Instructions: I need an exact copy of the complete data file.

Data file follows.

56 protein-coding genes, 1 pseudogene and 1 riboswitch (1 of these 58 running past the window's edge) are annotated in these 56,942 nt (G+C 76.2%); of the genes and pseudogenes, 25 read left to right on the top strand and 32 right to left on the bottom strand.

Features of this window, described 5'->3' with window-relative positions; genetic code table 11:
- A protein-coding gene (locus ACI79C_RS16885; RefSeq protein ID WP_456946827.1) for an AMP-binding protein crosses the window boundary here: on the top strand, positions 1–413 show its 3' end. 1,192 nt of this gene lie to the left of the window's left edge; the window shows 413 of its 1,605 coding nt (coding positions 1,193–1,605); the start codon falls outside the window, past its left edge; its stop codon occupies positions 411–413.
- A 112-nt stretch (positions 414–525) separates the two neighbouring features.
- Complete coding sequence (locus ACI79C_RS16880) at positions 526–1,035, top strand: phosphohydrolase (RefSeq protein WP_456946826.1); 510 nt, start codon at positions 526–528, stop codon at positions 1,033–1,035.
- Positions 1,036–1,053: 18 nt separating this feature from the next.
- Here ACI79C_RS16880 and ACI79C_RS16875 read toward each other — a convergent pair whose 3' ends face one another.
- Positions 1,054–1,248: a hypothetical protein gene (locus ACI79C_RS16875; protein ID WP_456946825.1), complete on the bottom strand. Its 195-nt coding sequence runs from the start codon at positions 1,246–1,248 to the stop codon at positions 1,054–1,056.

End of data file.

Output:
56 protein-coding genes, 1 pseudogene and 1 riboswitch (1 of these 58 running past the window's edge) are annotated in these 56,942 nt (G+C 76.2%); of the genes and pseudogenes, 25 read left to right on the top strand and 32 right to left on the bottom strand.

Features of this window, described 5'->3' with window-relative positions; genetic code table 11:
- A protein-coding gene (locus ACI79C_RS16885; RefSeq protein ID WP_456946827.1) for an AMP-binding protein crosses the window boundary here: on the top strand, positions 1–413 show its 3' end. 1,192 nt of this gene lie to the left of the window's left edge; the window shows 413 of its 1,605 coding nt (coding positions 1,193–1,605); the start codon falls outside the window, past its left edge; its stop codon occupies positions 411–413.
- A 112-nt stretch (positions 414–525) separates the two neighbouring features.
- Complete coding sequence (locus ACI79C_RS16880) at positions 526–1,035, top strand: phosphohydrolase (RefSeq protein WP_456946826.1); 510 nt, start codon at positions 526–528, stop codon at positions 1,033–1,035.
- Positions 1,036–1,053: 18 nt separating this feature from the next.
- Here ACI79C_RS16880 and ACI79C_RS16875 read toward each other — a convergent pair whose 3' ends face one another.
- Positions 1,054–1,248: a hypothetical protein gene (locus ACI79C_RS16875; protein ID WP_456946825.1), complete on the bottom strand. Its 195-nt coding sequence runs from the start codon at positions 1,246–1,248 to the stop codon at positions 1,054–1,056.